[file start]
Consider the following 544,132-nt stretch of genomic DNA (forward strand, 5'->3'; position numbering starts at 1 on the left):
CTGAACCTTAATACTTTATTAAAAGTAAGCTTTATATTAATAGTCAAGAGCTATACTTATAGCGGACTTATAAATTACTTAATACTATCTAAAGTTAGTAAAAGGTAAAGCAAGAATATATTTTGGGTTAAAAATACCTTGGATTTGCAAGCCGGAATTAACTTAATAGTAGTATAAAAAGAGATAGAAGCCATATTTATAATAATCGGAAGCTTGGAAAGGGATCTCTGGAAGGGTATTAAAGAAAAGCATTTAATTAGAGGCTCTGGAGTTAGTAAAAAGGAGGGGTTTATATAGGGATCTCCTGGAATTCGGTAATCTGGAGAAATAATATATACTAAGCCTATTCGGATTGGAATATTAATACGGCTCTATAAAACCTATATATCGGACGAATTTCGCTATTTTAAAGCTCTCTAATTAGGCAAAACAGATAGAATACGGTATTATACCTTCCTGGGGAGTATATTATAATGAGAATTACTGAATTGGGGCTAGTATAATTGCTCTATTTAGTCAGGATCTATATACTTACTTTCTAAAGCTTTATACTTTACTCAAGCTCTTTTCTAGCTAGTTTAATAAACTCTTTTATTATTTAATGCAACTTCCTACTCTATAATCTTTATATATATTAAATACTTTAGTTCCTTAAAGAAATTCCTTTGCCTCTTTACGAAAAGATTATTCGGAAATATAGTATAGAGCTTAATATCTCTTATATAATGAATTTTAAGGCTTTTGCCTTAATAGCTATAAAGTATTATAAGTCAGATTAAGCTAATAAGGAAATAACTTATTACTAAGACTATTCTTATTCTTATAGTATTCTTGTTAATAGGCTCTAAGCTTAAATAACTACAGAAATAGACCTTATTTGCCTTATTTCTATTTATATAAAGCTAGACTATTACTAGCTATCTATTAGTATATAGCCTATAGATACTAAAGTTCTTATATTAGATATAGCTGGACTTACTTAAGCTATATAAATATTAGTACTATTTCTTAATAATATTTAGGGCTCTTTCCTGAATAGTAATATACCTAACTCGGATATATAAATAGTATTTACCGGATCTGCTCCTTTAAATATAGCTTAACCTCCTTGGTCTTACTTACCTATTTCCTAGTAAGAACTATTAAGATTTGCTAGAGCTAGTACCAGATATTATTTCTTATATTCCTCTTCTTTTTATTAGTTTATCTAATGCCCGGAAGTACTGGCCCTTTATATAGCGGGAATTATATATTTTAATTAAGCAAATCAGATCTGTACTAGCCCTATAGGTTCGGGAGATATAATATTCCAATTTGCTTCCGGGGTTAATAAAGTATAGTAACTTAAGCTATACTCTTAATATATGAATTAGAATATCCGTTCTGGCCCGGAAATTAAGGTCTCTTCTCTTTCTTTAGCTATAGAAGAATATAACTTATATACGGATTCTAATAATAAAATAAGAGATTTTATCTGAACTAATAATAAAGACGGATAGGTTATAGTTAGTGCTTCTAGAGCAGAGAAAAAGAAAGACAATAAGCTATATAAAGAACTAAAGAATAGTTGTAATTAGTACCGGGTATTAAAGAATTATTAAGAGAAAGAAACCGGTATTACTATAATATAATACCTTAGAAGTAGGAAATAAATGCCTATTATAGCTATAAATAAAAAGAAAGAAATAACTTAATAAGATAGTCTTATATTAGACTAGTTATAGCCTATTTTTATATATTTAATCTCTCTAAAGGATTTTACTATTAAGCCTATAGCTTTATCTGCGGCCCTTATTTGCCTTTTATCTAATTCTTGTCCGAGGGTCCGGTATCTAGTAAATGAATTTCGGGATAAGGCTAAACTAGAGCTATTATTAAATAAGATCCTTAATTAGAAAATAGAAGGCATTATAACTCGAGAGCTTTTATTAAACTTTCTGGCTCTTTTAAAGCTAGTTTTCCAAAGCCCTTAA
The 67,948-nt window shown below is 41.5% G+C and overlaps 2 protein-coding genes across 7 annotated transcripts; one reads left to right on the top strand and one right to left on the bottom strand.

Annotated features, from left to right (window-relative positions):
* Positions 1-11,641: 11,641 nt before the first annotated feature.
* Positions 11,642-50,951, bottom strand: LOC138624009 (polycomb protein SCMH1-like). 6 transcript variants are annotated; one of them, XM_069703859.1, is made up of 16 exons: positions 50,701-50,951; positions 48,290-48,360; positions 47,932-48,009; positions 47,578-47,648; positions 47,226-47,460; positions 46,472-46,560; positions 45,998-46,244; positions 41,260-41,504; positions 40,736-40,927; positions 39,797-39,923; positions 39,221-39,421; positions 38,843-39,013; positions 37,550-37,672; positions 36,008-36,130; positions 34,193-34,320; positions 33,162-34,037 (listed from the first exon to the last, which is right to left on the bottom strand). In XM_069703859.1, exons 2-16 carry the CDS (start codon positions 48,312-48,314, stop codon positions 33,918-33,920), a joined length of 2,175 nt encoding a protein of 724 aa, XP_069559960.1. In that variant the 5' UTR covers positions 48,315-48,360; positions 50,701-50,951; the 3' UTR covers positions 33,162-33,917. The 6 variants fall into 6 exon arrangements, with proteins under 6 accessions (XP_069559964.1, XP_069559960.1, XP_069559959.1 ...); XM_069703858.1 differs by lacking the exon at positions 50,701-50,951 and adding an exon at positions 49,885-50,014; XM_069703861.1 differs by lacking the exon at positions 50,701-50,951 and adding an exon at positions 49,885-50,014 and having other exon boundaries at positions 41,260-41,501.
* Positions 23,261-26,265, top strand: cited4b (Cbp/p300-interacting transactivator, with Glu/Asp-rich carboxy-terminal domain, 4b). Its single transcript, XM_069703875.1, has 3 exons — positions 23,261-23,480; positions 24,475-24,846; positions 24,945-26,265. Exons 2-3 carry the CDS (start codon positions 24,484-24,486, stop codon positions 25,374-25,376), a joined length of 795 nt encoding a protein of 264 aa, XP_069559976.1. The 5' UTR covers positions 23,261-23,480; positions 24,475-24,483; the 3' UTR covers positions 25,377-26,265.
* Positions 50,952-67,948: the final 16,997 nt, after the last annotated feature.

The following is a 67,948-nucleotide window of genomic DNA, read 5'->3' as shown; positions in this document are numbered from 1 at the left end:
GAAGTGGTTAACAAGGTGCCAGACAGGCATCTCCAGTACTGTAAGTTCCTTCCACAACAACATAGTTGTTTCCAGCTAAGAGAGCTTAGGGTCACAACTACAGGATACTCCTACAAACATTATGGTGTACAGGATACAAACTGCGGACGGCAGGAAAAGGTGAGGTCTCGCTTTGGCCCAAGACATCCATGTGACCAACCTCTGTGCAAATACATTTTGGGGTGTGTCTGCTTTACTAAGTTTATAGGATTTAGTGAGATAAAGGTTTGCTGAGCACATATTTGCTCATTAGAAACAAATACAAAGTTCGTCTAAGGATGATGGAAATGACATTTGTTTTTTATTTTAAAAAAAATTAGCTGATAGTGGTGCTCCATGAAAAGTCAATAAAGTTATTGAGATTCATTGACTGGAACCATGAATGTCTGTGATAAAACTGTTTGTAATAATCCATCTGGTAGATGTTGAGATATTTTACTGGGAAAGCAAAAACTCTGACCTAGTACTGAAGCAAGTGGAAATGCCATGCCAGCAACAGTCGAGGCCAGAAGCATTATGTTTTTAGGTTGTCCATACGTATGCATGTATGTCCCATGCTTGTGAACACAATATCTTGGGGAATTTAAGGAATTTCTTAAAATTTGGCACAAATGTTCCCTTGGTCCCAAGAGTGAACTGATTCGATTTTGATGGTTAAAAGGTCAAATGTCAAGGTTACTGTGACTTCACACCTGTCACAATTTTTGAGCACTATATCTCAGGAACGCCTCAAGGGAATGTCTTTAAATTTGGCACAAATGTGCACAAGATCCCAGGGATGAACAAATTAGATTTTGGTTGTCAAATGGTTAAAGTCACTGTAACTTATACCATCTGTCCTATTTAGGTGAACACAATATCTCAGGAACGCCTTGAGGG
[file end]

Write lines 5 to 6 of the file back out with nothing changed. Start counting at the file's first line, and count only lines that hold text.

* Positions 1-11,641: 11,641 nt before the first annotated feature.
* Positions 11,642-50,951, bottom strand: LOC138624009 (polycomb protein SCMH1-like). 6 transcript variants are annotated; one of them, XM_069703859.1, is made up of 16 exons: positions 50,701-50,951; positions 48,290-48,360; positions 47,932-48,009; positions 47,578-47,648; positions 47,226-47,460; positions 46,472-46,560; positions 45,998-46,244; positions 41,260-41,504; positions 40,736-40,927; positions 39,797-39,923; positions 39,221-39,421; positions 38,843-39,013; positions 37,550-37,672; positions 36,008-36,130; positions 34,193-34,320; positions 33,162-34,037 (listed from the first exon to the last, which is right to left on the bottom strand). In XM_069703859.1, exons 2-16 carry the CDS (start codon positions 48,312-48,314, stop codon positions 33,918-33,920), a joined length of 2,175 nt encoding a protein of 724 aa, XP_069559960.1. In that variant the 5' UTR covers positions 48,315-48,360; positions 50,701-50,951; the 3' UTR covers positions 33,162-33,917. The 6 variants fall into 6 exon arrangements, with proteins under 6 accessions (XP_069559964.1, XP_069559960.1, XP_069559959.1 ...); XM_069703858.1 differs by lacking the exon at positions 50,701-50,951 and adding an exon at positions 49,885-50,014; XM_069703861.1 differs by lacking the exon at positions 50,701-50,951 and adding an exon at positions 49,885-50,014 and having other exon boundaries at positions 41,260-41,501.